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 Table of Contents  
ORIGINAL ARTICLE
Year : 2021  |  Volume : 30  |  Issue : 6  |  Page : 678-682

Prevalence and factors associated with dry eye disease in adult patients in national eye center, Kaduna Nigeria


1 Department of Glaucoma, National Eye Center, Kaduna, Nigeria
2 Department of Ophthalmology, College of Health Sciences, University of Abuja; Department of Ophthalmology, University of Abuja Teaching Hospital, Gwagwalada, Abuja, Nigeria

Date of Submission29-Apr-2021
Date of Decision18-Oct-2021
Date of Acceptance20-Oct-2021
Date of Web Publication27-Dec-2021

Correspondence Address:
Rilwan Chiroma Muhammad
Department of Ophthalmology, College of Health Sciences, University of Abuja, P.M.B. 117, Gwagwalada, Abuja
Nigeria
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Source of Support: None, Conflict of Interest: None


DOI: 10.4103/NJM.NJM_74_21

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  Abstract 


Background: The purpose of this study is to assess the prevalence and factors associated with dry eye disease (DES) in adult patients with a view to improving the diagnosis and management. Patients, Materials and Methods: Two hundred and sixty-six (266) adults were enrolled into the study. Ocular surface disease index (OSDI) scores, tear film break up time (TBUT) test, Schirmer's test, and epithelial staining with fluorescein were performed on all the participants. Comprehensive analysis of data using IBM SPSS version 23 was done. Statistical significance was set at P < 0.05. Results: Two hundred and sixty-six participants were examined. The sample mean age was 44.75 years ± 14.38 standard deviation Dry eye prevalence in the sample was 45.9% (95% confidence interval: 39%–52%), the prevalence was 62% by the OSDI, 54.1% by TBUT test, 30.5% by Schirmer's test while 70.3% of the participants had abnormal fluorescein corneal staining. Significant risk factors contributing to dry eye prevalence among the participants were age, gender, and educational status. Conclusion: DES is common in our environment and efforts should always be made to identify patients with dry eye syndromes and treat appropriately.

Keywords: Dry eye, meibomaim gland, tear film


How to cite this article:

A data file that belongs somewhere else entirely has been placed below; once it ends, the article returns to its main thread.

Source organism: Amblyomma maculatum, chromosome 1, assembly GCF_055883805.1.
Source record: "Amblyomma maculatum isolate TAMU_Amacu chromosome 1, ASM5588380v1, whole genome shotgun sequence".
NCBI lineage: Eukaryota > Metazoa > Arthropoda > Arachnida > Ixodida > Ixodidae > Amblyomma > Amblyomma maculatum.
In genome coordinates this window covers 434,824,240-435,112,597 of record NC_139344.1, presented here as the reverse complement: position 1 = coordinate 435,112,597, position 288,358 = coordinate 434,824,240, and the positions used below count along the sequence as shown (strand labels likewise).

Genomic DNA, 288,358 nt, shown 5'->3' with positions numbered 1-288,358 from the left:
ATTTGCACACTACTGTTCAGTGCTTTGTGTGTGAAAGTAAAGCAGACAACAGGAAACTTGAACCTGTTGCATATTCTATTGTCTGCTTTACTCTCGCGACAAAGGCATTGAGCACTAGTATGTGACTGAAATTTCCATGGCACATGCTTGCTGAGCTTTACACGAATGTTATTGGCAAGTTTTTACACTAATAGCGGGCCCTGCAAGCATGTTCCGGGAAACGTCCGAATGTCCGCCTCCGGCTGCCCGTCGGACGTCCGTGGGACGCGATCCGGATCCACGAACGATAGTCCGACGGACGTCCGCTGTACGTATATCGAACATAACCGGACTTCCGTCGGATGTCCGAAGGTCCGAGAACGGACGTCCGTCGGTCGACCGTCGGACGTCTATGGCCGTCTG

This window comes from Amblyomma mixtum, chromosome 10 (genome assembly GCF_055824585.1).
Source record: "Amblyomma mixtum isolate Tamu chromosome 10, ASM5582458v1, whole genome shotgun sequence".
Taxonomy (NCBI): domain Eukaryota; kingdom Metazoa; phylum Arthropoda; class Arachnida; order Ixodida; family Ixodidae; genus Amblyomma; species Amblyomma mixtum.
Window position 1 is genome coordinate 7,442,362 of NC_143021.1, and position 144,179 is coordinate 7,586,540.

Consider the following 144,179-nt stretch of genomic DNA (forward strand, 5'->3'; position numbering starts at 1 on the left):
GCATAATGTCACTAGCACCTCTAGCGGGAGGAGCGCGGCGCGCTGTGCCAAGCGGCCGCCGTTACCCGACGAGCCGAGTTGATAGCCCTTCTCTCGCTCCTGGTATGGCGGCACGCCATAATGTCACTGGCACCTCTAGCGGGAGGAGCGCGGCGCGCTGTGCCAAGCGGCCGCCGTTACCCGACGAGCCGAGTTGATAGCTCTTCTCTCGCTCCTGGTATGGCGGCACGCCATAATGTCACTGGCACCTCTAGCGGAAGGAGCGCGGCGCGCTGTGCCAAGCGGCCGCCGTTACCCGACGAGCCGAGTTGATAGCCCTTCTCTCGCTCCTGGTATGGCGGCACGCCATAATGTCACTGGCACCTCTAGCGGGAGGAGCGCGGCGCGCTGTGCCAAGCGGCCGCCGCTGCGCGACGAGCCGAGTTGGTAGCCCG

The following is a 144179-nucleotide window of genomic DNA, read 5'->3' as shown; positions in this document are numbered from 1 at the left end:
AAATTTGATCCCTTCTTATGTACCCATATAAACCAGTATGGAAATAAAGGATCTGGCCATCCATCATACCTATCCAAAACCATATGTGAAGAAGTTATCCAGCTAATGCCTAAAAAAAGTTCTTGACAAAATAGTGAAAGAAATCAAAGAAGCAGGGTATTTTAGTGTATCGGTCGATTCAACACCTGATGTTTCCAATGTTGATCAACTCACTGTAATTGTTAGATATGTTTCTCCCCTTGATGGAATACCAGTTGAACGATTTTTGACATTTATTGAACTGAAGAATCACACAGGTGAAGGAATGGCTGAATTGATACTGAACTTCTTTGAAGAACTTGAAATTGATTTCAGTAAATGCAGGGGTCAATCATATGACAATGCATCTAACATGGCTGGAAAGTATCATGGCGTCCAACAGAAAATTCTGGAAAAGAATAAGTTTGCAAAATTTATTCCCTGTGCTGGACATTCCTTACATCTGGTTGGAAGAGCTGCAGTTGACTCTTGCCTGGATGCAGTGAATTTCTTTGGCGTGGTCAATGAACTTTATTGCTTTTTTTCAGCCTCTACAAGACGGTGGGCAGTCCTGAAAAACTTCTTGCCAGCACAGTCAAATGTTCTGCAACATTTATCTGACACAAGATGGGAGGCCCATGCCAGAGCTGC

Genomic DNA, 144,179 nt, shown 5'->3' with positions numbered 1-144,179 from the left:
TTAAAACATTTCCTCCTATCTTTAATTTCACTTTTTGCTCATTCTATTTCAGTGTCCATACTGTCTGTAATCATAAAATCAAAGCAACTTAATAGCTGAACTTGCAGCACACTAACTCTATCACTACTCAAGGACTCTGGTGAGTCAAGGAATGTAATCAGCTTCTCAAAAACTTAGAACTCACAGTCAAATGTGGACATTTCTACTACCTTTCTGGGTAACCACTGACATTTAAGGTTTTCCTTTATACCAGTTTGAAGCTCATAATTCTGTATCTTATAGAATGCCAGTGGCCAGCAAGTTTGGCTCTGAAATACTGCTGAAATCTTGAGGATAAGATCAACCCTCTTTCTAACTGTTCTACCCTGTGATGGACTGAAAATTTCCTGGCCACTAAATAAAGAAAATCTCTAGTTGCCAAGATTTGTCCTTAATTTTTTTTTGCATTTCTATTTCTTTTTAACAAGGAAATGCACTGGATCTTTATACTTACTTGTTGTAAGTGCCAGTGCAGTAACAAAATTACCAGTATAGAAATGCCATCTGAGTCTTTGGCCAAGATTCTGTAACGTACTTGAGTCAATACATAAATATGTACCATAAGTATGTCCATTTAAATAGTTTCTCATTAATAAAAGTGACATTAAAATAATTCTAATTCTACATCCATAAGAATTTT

Maidawa AH, Ndife TI, Muhammad RC. Prevalence and factors associated with dry eye disease in adult patients in national eye center, Kaduna Nigeria. Niger J Med 2021;30:678-82

How to cite this URL:
Maidawa AH, Ndife TI, Muhammad RC. Prevalence and factors associated with dry eye disease in adult patients in national eye center, Kaduna Nigeria. Niger J Med [serial online] 2021 [cited 2022 Aug 19];30:678-82. Available from: http://www.njmonline.org/text.asp?2021/30/6/678/333833




  Introduction Top


Dry eye disease (DES) results from loss of homeostasis of the tear film causing discomfort, abnormalities of vision, ocular surface inflammation, and instability of the tear film potentially damaging the ocular surface.[1],[2]

Tear film stability is disrupted when the relationship between the stabilizing tear film constituents is compromised by reduced tear secretion, delayed clearance, or altered composition.[3],[4]

Dry eye has been associated with the following: female gender, older age groups,[5] connective tissue disease such as arthritis, postmenopausal women, estrogen therapy,[5],[6] and drugs such as antihistamines, diuretics, beta-blockers, and antidepressants.[5],[6]

The relative frequency of dry eye varies from 5% to 30% in persons aged 50 years and older.[3] This may be partly due to the different methodologies used by researchers and various tests used for diagnosis.[3]

Few studies have evaluated dry eyes and the factors associated with risk of developing dry eye in Nigeria, and even fewer studies have been conducted in Northern Nigeria.[7],[8],[9]

This study aims to assess the prevalence and the factors associated with DES among Nigerian patients.




  Patients' Materials and Methods Top


Study design

This cross-sectional study based in a hospital setting was carried out between June and September 2018.

Study population